Last week Dame Fiona Caldicott published her report on information governance in health and social care (Caldicott2). Dame Fiona is characteristically down-to-earth in this Guardian interview about the need to get people used to the idea of sharing data if they are to see further benefits from medical research. You can read the full report here and, in my view, it is sound on the use of patient data for research purposes. It is also good that the Government has asked her to lead the group that will monitor implementation of her recommendations. They will need a firm but guiding hand that’s for sure.
The fact is that the UK has a whole lot of data – often called ‘Big Data – and the issue is how to get better at using it.
Today the Science Minister, David Willetts MP, opened a new £30M facility in Oxford called ‘The Big Data Institute’ (Do you think that they have signs up for visitors warning them not to bump into the oversize numbers walking through the lobby?). Earlier in the week he also launched the UK’s four new e-Health Informatics Research Centres (e-HIRCs) and Network at a conference at the Royal College of General Practitioners (RCGP) in its new surroundings. The four centres will be in Scotland, Wales, the North and London.
Their role: to make health informatics work for medical research and for patient benefit, to enable us to crunch the numbers so to speak and mould them into new pills or new ways of delivering care. They have a HIRCulean task ahead of them!
I was tweeting merrily from the conference on Wednesday afternoon because I was so pleased to hear the head of the Network, Andrew Morris, and the leaders of the four new Centres, Professors Ian Buchan (North), Ronan Lyons (Wales), Harry Hemingway and; Jill Pell (Scotland) all talk about the priority will be given to public involvement and engagement. The proof will be in the eating of the pudding of course. The danger for any network is that it becomes introvert and fails to grapple with the practical applications of what it is doing.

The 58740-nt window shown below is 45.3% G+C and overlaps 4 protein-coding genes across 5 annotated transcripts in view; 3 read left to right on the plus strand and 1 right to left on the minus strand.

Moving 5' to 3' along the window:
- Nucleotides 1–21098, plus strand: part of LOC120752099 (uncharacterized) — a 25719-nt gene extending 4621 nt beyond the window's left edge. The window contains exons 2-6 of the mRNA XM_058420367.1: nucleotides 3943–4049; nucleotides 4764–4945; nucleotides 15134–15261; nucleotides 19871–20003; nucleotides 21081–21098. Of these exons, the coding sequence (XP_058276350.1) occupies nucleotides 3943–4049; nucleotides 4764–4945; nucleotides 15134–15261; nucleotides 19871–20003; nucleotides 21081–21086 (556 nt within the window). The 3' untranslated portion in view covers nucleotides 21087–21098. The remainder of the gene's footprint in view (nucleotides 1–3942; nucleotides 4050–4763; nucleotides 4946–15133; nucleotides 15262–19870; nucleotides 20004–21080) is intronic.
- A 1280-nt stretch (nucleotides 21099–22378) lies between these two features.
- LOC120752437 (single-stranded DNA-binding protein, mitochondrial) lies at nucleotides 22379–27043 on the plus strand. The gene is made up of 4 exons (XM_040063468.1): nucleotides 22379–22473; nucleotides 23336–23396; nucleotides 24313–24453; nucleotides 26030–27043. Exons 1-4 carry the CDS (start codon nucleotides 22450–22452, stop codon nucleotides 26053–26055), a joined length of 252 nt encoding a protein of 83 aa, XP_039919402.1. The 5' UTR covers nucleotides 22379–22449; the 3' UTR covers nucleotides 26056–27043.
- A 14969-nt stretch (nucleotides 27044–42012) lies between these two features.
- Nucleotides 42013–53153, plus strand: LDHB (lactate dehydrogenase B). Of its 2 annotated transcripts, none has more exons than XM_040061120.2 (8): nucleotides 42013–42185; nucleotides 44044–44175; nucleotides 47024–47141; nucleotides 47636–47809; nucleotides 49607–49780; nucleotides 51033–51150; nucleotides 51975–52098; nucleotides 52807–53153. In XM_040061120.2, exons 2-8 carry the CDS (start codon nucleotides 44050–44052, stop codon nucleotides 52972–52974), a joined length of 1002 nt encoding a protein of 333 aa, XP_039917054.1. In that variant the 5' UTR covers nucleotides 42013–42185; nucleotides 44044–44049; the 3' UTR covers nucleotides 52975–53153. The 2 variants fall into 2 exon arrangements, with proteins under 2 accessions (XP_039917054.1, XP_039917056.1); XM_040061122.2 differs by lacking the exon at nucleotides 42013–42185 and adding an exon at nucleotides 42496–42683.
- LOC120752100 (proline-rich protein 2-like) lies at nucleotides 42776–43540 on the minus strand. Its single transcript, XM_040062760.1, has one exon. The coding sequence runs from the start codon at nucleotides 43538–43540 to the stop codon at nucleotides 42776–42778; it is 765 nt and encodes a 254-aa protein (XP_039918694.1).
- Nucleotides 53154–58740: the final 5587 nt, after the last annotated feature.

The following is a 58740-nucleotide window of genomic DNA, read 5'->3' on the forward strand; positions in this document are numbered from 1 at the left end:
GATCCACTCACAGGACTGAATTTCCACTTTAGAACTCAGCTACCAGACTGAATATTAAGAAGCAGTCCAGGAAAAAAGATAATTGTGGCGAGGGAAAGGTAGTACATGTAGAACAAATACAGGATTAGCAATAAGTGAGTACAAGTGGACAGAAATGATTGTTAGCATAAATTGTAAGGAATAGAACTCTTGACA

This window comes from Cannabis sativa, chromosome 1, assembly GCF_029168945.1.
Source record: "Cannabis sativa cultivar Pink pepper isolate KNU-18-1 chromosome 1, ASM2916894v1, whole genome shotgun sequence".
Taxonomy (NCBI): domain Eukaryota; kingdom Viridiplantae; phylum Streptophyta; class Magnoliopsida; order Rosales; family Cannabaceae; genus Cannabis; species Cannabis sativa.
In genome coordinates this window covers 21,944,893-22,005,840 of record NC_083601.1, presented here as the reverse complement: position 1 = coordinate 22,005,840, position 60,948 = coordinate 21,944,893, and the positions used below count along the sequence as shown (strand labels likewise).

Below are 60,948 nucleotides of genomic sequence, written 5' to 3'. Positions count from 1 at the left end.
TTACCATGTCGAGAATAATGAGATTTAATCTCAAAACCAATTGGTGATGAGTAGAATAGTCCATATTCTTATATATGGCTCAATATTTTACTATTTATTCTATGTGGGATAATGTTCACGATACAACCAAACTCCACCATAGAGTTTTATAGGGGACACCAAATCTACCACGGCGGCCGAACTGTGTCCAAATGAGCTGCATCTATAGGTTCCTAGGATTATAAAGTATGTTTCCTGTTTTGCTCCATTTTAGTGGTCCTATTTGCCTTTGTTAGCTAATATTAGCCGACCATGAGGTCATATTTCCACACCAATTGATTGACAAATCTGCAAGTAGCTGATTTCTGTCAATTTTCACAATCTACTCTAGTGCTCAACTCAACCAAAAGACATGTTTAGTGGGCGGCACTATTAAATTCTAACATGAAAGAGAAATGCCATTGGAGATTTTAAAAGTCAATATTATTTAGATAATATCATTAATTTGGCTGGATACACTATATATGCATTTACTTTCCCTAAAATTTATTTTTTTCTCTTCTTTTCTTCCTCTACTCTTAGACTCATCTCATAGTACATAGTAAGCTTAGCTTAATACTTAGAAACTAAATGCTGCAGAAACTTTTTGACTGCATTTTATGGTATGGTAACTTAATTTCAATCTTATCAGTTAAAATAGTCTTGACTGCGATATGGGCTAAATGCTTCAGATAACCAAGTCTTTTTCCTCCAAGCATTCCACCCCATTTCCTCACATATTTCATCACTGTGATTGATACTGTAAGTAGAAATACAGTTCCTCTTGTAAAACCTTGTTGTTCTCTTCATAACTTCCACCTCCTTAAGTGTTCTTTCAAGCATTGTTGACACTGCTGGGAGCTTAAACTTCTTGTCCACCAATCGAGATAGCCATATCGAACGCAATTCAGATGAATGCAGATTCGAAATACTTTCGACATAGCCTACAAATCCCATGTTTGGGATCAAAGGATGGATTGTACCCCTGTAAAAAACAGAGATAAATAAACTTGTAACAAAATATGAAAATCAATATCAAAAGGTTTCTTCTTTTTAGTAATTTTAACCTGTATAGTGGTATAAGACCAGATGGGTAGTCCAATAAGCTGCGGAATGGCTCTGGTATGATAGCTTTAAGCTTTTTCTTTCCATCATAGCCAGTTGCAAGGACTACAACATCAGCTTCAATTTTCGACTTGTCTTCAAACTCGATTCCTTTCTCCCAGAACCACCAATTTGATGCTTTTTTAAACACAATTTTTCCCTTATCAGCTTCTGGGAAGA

During yesterday’s conference proceedings I chaired two workshops. In each, the question of people having access to their medical records cropped up. Also how this might hinder or assist in improving the quality off data held about them. The Government has said that everyone will have online access to their medical records by 2015 and that this is a non-negotiable for the NHS. But the level of caution and nervousness in some corners of both workshops was palpable. It is a little like listening to Euro-sceptics.
This is a shame because the UK has so much going for it when it comes to the knowledge, expertise and infrastructure it has developed just to make sense of the increasing amounts of data in our own health and social care system. This and the very fact of 60 million + people sharing the same health service puts us in a remarkably advantageous position. If only we could also embrace how patients could be partners in this whole project. Our US colleagues would love to be able to work with a system such as ours. However, they more than make up for it with the way they think about the citizen being at the heart of their endeavour.
Professor Sam Their from Harvard University put it best when he urged us to wake up to the fact that health system will be faced with a ‘more technically sophisticated, inquisitive and informed public’ than ever before.
……By the way, this seems as good a moment as any to remind people of the excellent ‘Your health record saves lives’ leaflet which was designed by the UK Clinical Research Collaborations (UKCRC) partners with patients and is available from here. It explains how people’s medical records are used, gives some case examples of the benefits have come from it and talks about the risks and where you can get more information……